1) The story of the ghost and the buried treasure.

2) A long time ago, a stage coach was travelling the road which goes across the moor between Tavistock and Okehampton, it was carrying two lady travellers. All of a sudden the coachman became agitated and whipped his team of horses into a gallop. One of the ladies asked him what was the matter when he nervously pointed to a weird black dog that was lolloping alongside the coach. It was, according to the coachman, the ghostly black dog of the moors.

3) Just outside Tavistock is Grammar Boys Woods and these are said to be haunted by the ghost of a Georgian gamekeeper. It seems that the old keeper stalks the woods shooting at anybody he sees and then vanishes from site.

4) In the centre of town is a tower called Betsy Grimble’s Tower and her ghost is said to appear just before the onset of any national disaster. A policeman saw her ghost just before the Aberfan disaster of 1966.

5) Supposedly beneath the town square is a network of tunnels thought to be associated with the old abbey. Many years ago two clergymen were exploring these tunnels when the ghosts of two monks came walking towards them. It is said that the monks bowed reverently and walked on down the tunnel.

6) In the 1500’s a judge lived at Tavistock called Glanville, he had a daughter who had fallen deeply in love with a sailor. However, the judge was having none of this because he had arranged for his daughter to marry a local goldsmith. So to avoid this arranged marriage the daughter, a servant, and the sailor plotted to murder the goldsmith which having done so would mean the daughter would be free of her commitment. The dastardly deed was carried out but somehow went wrong because the trio were caught and arrested. At the trial Glanville sat in judgement and found all three guilty of murder, sentencing them all, including his daughter to death. The ghost of the daughter is said to haunt the house where she appears in a bedroom dressed in a cloak and hood. On one occasion she was seen simultaneously by three horrified witnesses.


1) In Throwleigh there is a small lane known as Petticoat Lane which leads down from the open moor. One dark evening a woman and her parents were walking down this lane when behind them they heard the sound of a herd of pony hooves clattering along the road. The group stood in an nearby doorway to let the ponies pass when to their amazement the hoof clatter and a gust of wind sped past but no visible ponies, the clattering then faded off into the distance.

2) One the panelling of a downstairs room at Wonson Manor is said to be a large painted ace of diamonds. Tradition says that the one-time owner of the manor bet all his lands on a card game which he duly lost. As a reminder of the folly of gambling the man had the ace of diamonds painted in order to remind him of the consequences. It is rumoured that if the door of this room is quietly opened of an evening the ghostly figures of four men in Cavalier costume can be seen sitting around a table playing cards. In addition to these spectres there is meant to be another one in the form of an unseen woman who will smooth the bed and tuck in any occupant

3) The ghost battle of Bloody Meadow.

Two Bridges.

Sometime in the 1920’s at about 11.00pm two men were riding on a motorcycle past the moor lodge at Two Bridges. Suddenly a white horse appeared infront of them and despite braking hard the motorcycle carried on a collision course for the animal. The men braced themselves for the imminent impact but much to their amazement the motorcycle went through the spectral horse. It was suggested afterwards that the men had seen a mist cloud but they were adamant it was a white horse.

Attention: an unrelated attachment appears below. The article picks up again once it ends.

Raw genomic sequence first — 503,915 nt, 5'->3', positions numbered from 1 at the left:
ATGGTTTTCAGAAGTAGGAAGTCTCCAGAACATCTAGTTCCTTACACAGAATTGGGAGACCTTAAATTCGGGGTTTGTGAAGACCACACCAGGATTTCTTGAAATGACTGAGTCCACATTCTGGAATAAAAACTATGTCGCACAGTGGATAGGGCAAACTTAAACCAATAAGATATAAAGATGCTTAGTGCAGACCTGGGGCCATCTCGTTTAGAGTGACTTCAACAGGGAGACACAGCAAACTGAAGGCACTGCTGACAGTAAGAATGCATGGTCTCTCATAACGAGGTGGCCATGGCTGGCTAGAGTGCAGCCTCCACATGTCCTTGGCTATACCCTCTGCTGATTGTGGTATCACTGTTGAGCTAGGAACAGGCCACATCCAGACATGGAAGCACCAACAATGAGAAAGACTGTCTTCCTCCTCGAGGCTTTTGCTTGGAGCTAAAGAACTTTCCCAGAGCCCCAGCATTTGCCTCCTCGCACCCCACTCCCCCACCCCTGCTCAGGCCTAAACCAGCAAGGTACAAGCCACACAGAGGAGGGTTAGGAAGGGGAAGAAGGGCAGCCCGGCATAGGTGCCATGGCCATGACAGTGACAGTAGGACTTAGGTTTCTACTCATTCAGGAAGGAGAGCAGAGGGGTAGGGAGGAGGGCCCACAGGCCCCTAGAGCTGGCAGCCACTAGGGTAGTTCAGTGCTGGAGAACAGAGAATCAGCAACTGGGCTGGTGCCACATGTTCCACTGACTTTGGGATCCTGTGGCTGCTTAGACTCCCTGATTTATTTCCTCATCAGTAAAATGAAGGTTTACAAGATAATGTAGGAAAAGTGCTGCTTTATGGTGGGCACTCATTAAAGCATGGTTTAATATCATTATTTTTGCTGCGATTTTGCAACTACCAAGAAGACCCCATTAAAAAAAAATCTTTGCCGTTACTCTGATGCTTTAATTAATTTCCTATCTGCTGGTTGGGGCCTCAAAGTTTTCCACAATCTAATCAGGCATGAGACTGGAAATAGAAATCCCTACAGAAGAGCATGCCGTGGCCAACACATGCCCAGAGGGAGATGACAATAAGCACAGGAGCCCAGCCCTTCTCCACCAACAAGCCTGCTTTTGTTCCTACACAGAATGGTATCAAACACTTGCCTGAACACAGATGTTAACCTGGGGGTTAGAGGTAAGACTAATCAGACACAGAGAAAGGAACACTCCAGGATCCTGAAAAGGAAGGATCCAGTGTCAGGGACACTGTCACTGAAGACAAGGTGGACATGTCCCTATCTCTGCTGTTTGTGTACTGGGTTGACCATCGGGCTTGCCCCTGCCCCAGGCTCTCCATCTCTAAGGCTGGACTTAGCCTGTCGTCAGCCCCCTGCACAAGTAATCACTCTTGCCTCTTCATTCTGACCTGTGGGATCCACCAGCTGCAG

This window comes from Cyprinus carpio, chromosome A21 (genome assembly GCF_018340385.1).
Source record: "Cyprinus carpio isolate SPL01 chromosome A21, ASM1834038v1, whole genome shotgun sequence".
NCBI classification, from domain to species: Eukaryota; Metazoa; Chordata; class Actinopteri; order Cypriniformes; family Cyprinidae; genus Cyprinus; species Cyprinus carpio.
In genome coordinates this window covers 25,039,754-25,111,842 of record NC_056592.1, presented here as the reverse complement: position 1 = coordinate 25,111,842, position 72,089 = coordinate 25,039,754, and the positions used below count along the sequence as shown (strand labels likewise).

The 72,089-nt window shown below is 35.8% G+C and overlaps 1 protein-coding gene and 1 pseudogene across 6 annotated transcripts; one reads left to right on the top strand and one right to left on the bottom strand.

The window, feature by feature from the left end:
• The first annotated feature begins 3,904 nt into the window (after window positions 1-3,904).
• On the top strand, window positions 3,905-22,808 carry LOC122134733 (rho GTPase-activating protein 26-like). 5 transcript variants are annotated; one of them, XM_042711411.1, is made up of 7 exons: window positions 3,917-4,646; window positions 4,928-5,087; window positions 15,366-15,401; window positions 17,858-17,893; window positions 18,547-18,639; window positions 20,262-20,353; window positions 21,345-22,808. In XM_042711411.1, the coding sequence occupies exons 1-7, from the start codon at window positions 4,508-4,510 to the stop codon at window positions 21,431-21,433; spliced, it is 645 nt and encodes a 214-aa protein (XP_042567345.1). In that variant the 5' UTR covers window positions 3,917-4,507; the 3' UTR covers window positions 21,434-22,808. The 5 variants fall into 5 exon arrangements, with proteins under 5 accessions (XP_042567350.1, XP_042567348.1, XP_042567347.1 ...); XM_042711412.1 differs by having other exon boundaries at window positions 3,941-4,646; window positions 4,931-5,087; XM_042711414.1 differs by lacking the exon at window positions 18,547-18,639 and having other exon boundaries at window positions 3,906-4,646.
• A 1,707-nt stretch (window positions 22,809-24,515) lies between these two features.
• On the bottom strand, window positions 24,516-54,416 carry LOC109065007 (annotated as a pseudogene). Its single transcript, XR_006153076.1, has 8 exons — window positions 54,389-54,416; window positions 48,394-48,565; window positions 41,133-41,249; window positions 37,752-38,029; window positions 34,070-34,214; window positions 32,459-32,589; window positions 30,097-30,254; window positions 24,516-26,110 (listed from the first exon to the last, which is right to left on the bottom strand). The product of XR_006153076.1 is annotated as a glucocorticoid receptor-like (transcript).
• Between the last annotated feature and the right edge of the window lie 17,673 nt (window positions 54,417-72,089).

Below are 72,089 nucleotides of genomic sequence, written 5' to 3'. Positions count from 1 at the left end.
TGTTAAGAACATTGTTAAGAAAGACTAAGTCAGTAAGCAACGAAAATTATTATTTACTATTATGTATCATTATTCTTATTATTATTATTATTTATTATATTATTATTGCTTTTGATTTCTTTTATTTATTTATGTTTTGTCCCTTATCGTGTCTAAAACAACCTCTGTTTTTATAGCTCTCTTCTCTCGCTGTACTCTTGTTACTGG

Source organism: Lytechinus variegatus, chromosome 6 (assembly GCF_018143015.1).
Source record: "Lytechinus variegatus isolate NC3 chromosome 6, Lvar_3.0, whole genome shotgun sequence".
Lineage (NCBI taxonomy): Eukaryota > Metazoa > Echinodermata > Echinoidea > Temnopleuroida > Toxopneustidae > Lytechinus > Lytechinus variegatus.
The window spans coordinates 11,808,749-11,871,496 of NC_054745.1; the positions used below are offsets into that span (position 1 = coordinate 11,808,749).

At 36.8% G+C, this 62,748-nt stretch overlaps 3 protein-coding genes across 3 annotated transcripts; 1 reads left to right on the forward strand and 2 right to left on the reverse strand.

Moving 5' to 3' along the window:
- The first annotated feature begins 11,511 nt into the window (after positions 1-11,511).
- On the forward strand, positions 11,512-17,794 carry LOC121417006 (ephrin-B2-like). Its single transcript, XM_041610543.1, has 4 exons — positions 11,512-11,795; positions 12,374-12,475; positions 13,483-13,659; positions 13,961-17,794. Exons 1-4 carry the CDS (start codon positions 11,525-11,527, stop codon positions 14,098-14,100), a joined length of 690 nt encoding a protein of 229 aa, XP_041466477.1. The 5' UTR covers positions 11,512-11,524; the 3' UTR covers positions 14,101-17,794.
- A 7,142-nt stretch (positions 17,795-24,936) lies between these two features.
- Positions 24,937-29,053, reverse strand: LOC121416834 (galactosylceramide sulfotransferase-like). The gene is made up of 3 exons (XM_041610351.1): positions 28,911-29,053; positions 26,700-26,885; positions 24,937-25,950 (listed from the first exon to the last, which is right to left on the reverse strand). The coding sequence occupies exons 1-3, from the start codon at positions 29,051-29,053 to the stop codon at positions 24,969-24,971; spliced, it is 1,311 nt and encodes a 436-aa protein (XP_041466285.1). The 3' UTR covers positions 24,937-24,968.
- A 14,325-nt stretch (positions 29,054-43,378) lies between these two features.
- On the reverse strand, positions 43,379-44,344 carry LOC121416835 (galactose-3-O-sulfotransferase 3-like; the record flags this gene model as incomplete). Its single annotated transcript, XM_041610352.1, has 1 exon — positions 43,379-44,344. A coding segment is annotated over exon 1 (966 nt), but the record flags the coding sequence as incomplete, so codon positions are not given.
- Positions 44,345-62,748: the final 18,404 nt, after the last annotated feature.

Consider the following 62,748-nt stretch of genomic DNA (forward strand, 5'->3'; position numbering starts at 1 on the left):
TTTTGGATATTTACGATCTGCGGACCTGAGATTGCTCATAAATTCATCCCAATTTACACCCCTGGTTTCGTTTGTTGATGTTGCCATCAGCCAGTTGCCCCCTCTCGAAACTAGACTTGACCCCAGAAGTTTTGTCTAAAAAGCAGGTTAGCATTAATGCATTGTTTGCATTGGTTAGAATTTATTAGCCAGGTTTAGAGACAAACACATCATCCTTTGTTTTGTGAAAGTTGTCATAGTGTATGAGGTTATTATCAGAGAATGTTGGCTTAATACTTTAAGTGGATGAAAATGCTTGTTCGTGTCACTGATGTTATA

Just outside Widecombe is a wood which is a favourite place for the locals to walk their dogs. On day a woman was doing just that when she saw coming towards her a large. slender white dog which looked similar to an Afghan or Saluki. The woman’s dog, upon spotting the hound turned tail and ran off at great speed. The white dog continued gracefully to come towards the woman and then it simply vanished. There have been many similar reports from other walkers and local farmers regarding the white dog.


1) Just outside Yelverton is Roborough Common where a couple of centuries ago a local farmer and his wife were riding along the road in their trap. Suddenly a solemn funeral procession appeared and so respectfully the farmer pulled the trap into the side of the road to let them pass. Eventually the last mourner trudged slowly by and the farmer looked over his shoulder to see if it was safe to pull out when to his horror he saw that the cortege had vanished into thin air.

2) One December afternoon in the 19th century a man was walking from Princetown to Plymouth and on approaching Roborough he noticed a black dog trotting alongside him. Much to his horror, when he bent down to stroke the animal his hand passed clean through its body. By the time he reached the edge of the common the dogs was still by his side and then all of a sudden there was a flash of lightening and a loud explosion. The force of which threw him into a nearby ditch where he lay unconscious until the following day. Local tradition has it that at the very spot where he got thrown into the ditch a man was murdered and his dog still haunts the road in search of his killer in order to exact vengeance. It is also tradition that occasionally he mistakenly identifies his master killer.


About Tim Sandles

Tim Sandles is the founder of Legendary Dartmoor